What new attitude toward life do you see in the Hamlet of Act 5, Scene 2, Lines 1-81?  

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Noelle Thompson eNotes educator| Certified Educator

Such an interesting change in Hamlet occurs during these short lines!  Hamlet, of course, has rewritten and switched the letter that Rosencrantz and Guildenstern were to carry to England.  This letter was to be the death of Hamlet.  Hamlet turns it into the death of Rosencrantz and Guildenstern.  Hamlet is surprised at how smoothly this "changling" happened and talks, quite interestingly, about fate:

Our indiscretion sometime serves us well / When our deep lots do pall, and that should learn us / There's a divinity that shapes our ends, / Rough-hew them how we will. (5.2.8-11)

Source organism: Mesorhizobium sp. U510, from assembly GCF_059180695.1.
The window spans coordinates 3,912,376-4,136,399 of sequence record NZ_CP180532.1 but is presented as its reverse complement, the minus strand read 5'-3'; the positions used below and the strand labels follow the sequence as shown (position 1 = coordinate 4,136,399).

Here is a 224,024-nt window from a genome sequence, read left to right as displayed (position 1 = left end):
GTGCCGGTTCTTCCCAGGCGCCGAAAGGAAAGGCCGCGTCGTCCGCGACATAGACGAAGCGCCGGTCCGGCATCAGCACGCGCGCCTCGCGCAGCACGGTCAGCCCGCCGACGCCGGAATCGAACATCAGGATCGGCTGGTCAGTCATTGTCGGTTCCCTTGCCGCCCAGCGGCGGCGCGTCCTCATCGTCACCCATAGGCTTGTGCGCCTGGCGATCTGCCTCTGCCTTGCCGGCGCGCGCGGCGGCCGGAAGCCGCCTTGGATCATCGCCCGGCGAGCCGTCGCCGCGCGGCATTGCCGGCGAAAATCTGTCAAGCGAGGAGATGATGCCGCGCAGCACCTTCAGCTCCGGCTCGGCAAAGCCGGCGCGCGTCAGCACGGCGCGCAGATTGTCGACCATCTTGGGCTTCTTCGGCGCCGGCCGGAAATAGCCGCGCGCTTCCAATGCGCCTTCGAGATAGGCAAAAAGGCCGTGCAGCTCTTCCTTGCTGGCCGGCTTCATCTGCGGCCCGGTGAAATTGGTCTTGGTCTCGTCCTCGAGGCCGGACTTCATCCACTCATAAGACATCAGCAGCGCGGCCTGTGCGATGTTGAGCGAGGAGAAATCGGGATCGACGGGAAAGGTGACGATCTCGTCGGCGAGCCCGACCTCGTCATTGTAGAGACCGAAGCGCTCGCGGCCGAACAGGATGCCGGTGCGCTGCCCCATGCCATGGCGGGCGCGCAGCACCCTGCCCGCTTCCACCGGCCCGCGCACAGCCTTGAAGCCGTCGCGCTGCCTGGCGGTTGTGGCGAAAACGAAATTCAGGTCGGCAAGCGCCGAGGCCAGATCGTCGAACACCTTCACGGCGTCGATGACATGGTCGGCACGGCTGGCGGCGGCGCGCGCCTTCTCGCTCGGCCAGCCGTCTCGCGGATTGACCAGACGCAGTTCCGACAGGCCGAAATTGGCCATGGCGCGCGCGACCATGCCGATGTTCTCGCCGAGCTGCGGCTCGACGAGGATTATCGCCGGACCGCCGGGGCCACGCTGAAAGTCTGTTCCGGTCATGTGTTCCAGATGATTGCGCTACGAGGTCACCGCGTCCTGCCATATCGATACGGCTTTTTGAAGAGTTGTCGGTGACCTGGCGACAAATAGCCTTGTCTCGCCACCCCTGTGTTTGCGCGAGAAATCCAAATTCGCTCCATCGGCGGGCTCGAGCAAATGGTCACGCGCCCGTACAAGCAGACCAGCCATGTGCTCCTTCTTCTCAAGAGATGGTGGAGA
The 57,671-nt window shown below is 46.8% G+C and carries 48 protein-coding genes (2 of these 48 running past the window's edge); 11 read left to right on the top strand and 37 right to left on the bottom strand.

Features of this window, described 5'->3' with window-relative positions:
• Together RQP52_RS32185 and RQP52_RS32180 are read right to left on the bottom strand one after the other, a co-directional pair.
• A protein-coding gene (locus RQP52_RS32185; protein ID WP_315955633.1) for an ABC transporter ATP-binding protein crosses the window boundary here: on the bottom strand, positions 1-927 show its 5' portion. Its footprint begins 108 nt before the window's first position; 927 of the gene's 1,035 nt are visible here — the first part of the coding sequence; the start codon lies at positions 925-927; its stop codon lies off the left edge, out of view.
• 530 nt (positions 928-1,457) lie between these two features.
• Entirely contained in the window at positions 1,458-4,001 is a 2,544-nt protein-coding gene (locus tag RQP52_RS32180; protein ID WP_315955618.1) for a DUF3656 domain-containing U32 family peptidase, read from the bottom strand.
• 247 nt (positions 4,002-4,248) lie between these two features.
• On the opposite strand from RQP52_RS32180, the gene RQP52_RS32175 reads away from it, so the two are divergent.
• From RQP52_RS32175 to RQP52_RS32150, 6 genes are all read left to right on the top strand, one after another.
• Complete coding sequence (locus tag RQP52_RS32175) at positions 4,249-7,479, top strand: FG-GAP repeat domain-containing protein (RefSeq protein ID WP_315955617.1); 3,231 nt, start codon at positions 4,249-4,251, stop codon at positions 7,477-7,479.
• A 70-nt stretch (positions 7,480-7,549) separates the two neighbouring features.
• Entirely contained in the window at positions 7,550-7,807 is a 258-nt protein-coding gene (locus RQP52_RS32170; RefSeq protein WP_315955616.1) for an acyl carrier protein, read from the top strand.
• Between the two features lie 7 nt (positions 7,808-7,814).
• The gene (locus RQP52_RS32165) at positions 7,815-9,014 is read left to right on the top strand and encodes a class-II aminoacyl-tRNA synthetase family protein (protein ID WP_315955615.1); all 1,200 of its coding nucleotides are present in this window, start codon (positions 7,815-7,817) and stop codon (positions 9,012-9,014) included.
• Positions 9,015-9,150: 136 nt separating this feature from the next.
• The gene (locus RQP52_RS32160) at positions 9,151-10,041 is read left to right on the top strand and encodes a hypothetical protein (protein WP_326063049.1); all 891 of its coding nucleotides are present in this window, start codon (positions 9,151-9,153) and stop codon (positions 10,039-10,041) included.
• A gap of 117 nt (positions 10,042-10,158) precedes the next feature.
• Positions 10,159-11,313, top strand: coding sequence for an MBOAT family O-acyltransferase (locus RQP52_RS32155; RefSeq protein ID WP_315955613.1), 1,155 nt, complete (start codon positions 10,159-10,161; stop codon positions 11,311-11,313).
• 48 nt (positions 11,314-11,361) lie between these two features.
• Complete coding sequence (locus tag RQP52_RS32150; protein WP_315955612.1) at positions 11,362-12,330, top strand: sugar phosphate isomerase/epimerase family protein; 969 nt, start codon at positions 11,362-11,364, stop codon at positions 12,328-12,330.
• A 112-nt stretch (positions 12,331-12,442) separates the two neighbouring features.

Hamlet seems empowered by what has happened and feels as though some "divinity" is on his side, as if fate has allowed him to live through this tragedy.  I find in incredibly interesting that Hamlet specifically says "our indiscretion sometimes serves us well" because I am one who believes Hamlet's major flaw to be inaction.  Hamlet thinks too much, you see.  Here he finds when he doesn't bother thinking before he acts, he truly gets things done!  How humorous!

Hamlet also takes this idea further:

Does it not, think thee, stand me now upon--/He that hath killed my king, and whored my mother, Popped in between th' election and my hopes, / Thrown out his angle for my proper life, / And with such coz'nage--is't not perfect conscience / To quit him with this arm?  And is't not to be damned / To let this canker of our nature come / In further evil? (5.2.63-70)

In other words, Hamlet asks Horatio if he thinks that Claudius deserved this twist of fate, considering what evils Claudius has done.  Hamlet feels no guilt (as he has shown in the past) for the deaths of Rosencrantz and Guildenstern, since they were so eager to follow Claudius' evil ways.  In Hamlet's eyes, payback was deserved!

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